First time shoppers for crossovers - what to know.
John Goreham's picture

First Time Crossover Shopping- RAV4, CR-V, Forester or Rogue -What To Know

If you are considering a move from a sedan to a popular crossover vehicle like the Toyota RAV4, Mazda CX-5, Subaru Forester, Nissan Rogue, or Honda CR-V, here is what you need to know.
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The new most popular vehicle type in America is the two-row crossover in the size defined by the Toyota RAV4 and Honda CR-V. These hot vehicles have surpassed private owner sales of sedans, trucks and every other type of vehicle in America – and for good reason. In typical everyday use, they have zero downsides and many upsides compared to sedans. Here is a breakdown of what you need to know if you are shopping for one for the first time.

forester cargo

Crossovers Like the CR-V and RAV4 Are Bigger Inside Than You Think
One misconception about vehicles the size of the RAV4 and CR-V is that they are “compact.” They simply are not by any reasonable definition. The Honda CR-V has an interior passenger volume of 105.9 cubic feet. The Honda Accord, considered a large car by many, has 105.6 cubic feet of passenger volume. The truth is, two-row crossovers are roomy inside for the front driver and passenger, and there is ample room in back for two adults to sit comfortably on long trips, or for a family of five in normal daily driving.

cr-v cargo

The cargo capacity of two-row crossovers is simply massive compared to the sedans. A Honda Accord has a cargo volume (in the trunk) of 16.7 cubic feet. A Honda CR-V has 39.2 cubic feet behind the rear seat and that can be expanded to 75.8 cubic feet with the rear seats folded flat. Enough to swallow an adult bicycle whole. Some owners even put small kayaks inside their CR-Vs.

sedan vs crossover fuel economy

Crossovers vs. Sedan – No Fuel Economy Penalty
Since crossovers have a higher ride height it is easy to assume they use more fuel. That is sound logic, but compare the numbers and you will see that when two-wheel drive crossovers are compared to sedans they have no meaningful fuel economy penalty. Some, like the AWD Subaru Forester rival 2WD sedans for cost of fuel.

forester driving

Crossovers vs. Sedan – Driving Pleasure
Everyone enjoys the idea of a sporty drive on a lonely back-country mountain road. Is that a fair description of your daily drive? If so we envy you! The reality is we spend 99% of our time in suburban traffic going from light to light at the speed limit or below. Then we get on the highway and drive straight at moderate speeds. There is very little “road hugging excitement” in actual normal driving. Crossovers are just as comfortable and pleasurable to drive in this way as any sedan. In fact, they may be even better.

cx-5

When you do find that twisty, lonely road they also drive well and are fun. If you want a sporty crossover, buy one. The Mazda CX-5 Signature is our favorite. It has more torque than a BMW 330i and will smoke most base sedans in a stoplight race. Like sedans, crossovers can be great to drive. There are many different personalities available. Find one that suits your taste.

rav4 snow

3 Biggest Upsides of Crossovers
The single best feature that shoppers coming to crossovers like the Nissan Rogue will notice is how easy they are to enter and exit. It is dramatically easier on the body, particularly in tight parking spaces. You simply swing your hips and you are in or out. Those with back pain, knee pain, or hip pain will find that a crossover is a Godsend.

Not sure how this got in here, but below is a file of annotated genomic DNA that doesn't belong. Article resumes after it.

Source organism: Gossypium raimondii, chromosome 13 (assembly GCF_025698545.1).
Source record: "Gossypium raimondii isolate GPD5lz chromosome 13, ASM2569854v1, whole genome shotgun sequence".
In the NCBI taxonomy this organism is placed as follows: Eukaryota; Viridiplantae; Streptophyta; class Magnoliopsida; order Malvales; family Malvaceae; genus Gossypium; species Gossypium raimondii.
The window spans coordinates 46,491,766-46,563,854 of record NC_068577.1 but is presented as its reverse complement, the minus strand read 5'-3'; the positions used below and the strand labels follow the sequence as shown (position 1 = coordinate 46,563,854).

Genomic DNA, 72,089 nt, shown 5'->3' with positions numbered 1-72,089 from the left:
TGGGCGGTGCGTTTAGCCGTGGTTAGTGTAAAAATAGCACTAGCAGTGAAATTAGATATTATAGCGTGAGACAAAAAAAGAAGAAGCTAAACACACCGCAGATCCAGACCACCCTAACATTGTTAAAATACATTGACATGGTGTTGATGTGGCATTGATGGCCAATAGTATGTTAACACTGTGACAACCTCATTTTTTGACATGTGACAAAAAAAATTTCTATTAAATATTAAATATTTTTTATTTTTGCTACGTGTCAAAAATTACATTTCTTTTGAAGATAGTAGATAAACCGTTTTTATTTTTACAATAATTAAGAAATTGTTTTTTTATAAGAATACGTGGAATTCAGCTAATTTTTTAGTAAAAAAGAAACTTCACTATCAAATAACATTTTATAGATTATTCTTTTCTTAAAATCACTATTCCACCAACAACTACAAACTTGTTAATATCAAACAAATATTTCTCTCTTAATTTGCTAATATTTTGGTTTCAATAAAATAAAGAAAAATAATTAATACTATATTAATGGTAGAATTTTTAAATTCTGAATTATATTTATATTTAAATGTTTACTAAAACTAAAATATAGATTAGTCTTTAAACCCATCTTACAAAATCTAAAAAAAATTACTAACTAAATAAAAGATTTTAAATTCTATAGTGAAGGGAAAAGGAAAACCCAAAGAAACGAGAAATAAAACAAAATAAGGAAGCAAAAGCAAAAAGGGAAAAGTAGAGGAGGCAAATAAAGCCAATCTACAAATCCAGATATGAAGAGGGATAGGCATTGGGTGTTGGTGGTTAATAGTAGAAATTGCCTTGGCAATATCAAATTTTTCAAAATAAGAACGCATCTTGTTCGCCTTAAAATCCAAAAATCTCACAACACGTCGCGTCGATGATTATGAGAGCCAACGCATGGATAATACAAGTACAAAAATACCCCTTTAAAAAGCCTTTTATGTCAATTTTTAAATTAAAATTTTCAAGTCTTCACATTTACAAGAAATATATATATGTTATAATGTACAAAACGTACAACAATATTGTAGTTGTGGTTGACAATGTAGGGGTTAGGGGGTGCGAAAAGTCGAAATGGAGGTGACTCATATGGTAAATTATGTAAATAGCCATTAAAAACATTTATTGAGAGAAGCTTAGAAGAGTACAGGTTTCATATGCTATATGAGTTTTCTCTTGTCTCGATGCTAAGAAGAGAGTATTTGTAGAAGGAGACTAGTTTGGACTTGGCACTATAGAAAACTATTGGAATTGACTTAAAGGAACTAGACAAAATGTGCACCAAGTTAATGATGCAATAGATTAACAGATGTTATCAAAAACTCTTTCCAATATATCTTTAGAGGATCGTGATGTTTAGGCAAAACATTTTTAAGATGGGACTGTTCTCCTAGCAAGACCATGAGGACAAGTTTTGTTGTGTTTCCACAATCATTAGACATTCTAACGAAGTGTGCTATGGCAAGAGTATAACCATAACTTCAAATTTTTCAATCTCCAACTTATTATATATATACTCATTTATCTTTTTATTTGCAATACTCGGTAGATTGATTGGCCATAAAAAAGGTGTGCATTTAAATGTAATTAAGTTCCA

Next up is visibility. Crossovers give you a much better view of the road ahead, to the side, and to the rear than do sedans. Seeing better gives you more confidence in all circumstances. It is safer and it is more enjoyable. Which is the best crossover overall for visibility? Hands down it is the Subaru Forester.

Finally, crossovers all have a bit more road clearance than sedans and wagons. They are able to drive over snowed-in driveways and to traverse rough country roads much better than sedans can. Coupled with AWD they are much better all-weather and all-road vehicles.

If you are shopping for a crossover having come from a sedan be prepared to be surprised by how much more you love your new crossover.

In addition to covering green vehicle topics, John Goreham covers safety, technology, and new vehicle news at Torque News. You can follow John on Twitter at @johngoreham.


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Comments

Truth be told, the SUV's mentioned are all pretty mediocre choices. The Rogue leads the pack in need of a major redesign, is quite underpowered, has a CVT, and the AWD is behind others. The Forester is also underpowered with a CVT as the turbo got dropped in the redesign. There are also lingering issues with the boxer engine design in terms of engine longevity and dual cylinder heads. The RAV4 is quite interesting, and the most up to date. Unfortunately, the 2.5NA version has significant NVH, and the hybrid is having issues with the gas tank not filling. Oh, and it lacks android auto for 2019. The CR-V on paper is better with the turbo engine, and one of the better CVT's, but the ongoing oil gas dilution issue, and Honda's lack of response other than extending the warranty for a year leaves lots of open questions. Yes, much mediocrity among the vehicles mentioned.
Great breakdown of the issues. I wasn't aware of the issues you listed for the rav4 but that definitely steers me away from it.
First year intro issues with the RAV4, and a chance Toyota has it sorted out for the 2020 model year. At least it looks like it is getting Android Auto.
Cars these days are just not as well built as in the 90s. I want to buy a rav4 or crv but both seem to have significant issues. To add, rav4 hybrid versions got Poor headlight ratings in IIHS testing. Hope Honda fixes the OD issue and Toyota fixes the gas tank & headlights for 2020.